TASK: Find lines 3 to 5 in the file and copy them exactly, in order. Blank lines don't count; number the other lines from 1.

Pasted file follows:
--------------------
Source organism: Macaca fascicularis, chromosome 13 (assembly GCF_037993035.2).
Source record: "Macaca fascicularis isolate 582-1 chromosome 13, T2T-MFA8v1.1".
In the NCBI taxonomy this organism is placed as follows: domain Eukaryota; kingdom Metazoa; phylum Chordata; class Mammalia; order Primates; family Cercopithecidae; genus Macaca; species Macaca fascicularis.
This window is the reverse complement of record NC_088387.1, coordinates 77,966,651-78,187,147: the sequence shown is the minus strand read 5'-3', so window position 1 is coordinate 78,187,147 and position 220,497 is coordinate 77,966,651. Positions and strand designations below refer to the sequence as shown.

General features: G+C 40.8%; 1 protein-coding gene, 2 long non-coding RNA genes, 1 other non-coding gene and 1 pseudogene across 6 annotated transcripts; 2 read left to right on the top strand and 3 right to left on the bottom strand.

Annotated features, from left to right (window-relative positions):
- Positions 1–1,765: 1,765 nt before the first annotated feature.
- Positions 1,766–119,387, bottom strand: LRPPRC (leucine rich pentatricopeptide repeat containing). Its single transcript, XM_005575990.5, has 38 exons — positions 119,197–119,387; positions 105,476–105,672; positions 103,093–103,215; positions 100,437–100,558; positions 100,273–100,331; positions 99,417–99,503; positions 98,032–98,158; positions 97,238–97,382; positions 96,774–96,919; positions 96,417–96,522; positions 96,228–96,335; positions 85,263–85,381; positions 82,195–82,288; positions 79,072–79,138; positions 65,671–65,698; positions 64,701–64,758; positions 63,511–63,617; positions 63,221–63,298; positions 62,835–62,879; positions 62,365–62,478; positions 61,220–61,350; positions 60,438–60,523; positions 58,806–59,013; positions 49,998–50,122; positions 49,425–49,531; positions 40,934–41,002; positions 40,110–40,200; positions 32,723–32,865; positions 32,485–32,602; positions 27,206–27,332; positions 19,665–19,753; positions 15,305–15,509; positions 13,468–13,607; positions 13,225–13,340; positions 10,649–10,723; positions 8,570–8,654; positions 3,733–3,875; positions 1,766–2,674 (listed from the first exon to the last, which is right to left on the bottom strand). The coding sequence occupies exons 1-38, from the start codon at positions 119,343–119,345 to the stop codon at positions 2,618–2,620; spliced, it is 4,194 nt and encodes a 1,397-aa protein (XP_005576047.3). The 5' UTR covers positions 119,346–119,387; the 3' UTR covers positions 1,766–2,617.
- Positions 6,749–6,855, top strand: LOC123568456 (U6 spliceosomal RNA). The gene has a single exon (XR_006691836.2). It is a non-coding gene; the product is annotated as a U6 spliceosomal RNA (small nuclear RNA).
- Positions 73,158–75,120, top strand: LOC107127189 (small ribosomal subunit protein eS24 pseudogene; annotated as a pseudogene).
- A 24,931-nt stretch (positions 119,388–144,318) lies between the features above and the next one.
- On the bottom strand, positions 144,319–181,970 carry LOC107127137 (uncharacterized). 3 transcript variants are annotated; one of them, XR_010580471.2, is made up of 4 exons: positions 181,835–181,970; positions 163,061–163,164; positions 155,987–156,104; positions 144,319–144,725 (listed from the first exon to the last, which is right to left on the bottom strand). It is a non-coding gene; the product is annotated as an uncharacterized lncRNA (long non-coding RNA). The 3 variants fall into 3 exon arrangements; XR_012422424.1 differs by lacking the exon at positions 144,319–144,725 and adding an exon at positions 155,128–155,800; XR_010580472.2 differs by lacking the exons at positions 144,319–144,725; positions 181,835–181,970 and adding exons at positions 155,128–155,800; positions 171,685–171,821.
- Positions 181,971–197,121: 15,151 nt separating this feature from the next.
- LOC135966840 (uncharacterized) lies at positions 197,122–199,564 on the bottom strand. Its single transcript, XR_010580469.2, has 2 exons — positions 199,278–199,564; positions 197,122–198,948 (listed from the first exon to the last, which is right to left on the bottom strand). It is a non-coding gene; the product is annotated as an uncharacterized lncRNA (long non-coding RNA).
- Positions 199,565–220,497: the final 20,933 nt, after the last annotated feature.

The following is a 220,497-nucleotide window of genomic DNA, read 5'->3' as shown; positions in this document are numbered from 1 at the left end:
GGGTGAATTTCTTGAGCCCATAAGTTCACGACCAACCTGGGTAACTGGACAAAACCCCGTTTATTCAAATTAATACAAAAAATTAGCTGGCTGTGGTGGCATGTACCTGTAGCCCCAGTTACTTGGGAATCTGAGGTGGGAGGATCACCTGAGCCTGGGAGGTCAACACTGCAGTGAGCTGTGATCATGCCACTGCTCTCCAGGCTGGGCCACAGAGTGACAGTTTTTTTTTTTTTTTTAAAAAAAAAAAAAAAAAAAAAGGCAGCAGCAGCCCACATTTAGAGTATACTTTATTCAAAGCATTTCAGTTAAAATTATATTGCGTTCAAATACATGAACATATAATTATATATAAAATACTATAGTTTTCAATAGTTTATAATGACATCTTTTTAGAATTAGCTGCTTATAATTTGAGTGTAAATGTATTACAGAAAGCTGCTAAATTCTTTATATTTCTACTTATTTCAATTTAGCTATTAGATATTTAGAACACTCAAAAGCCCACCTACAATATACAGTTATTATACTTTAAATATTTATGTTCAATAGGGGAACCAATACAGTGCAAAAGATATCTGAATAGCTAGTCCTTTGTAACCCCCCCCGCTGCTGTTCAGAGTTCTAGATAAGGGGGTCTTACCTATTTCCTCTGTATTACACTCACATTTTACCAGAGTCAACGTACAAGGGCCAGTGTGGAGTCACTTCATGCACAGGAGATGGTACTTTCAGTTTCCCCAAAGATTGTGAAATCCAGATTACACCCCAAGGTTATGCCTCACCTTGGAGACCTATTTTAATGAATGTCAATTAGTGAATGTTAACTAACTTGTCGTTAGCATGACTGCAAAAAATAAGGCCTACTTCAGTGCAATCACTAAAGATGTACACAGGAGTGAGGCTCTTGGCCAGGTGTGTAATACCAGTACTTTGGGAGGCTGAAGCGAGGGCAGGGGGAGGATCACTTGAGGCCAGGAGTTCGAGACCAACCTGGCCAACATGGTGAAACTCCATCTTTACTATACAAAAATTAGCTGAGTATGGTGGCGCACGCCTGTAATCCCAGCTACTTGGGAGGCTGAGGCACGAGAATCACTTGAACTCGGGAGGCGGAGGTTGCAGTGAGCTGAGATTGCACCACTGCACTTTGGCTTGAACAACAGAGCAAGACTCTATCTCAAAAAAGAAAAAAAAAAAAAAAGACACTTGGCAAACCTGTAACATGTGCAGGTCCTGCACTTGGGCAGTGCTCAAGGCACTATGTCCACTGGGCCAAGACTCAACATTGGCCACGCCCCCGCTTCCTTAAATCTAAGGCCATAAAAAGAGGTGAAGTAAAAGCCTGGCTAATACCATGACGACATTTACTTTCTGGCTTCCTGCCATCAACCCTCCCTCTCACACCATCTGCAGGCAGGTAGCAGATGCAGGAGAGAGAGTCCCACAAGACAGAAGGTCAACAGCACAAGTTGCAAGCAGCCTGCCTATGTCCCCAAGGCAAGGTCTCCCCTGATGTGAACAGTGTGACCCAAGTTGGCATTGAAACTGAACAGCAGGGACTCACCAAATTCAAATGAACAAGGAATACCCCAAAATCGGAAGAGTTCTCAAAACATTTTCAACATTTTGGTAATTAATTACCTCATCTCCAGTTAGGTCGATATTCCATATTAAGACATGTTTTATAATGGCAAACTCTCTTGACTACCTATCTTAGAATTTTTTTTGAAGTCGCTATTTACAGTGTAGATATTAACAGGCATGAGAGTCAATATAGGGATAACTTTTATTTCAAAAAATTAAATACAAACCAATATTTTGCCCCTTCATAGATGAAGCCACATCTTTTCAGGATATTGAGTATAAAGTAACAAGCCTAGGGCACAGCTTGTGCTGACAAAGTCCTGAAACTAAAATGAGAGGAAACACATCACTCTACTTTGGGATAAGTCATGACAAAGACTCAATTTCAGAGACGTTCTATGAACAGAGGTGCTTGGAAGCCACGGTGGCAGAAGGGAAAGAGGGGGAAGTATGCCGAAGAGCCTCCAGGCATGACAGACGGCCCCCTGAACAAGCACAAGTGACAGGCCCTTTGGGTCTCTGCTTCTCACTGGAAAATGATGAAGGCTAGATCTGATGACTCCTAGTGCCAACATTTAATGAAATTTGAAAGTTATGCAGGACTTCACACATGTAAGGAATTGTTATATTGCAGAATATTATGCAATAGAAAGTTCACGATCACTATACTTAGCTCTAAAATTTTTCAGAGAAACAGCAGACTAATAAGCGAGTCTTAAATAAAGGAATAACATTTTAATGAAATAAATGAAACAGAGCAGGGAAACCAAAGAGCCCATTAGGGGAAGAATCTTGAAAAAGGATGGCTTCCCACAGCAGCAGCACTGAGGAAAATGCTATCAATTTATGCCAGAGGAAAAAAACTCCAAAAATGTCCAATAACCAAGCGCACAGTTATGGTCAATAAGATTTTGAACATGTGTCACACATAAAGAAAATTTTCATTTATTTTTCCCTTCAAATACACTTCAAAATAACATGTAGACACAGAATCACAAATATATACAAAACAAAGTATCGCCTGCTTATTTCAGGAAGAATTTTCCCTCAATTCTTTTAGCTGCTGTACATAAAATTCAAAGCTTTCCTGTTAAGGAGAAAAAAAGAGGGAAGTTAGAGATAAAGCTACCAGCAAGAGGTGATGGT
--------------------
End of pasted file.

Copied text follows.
In the NCBI taxonomy this organism is placed as follows: domain Eukaryota; kingdom Metazoa; phylum Chordata; class Mammalia; order Primates; family Cercopithecidae; genus Macaca; species Macaca fascicularis.
This window is the reverse complement of record NC_088387.1, coordinates 77,966,651-78,187,147: the sequence shown is the minus strand read 5'-3', so window position 1 is coordinate 78,187,147 and position 220,497 is coordinate 77,966,651. Positions and strand designations below refer to the sequence as shown.

General features: G+C 40.8%; 1 protein-coding gene, 2 long non-coding RNA genes, 1 other non-coding gene and 1 pseudogene across 6 annotated transcripts; 2 read left to right on the top strand and 3 right to left on the bottom strand.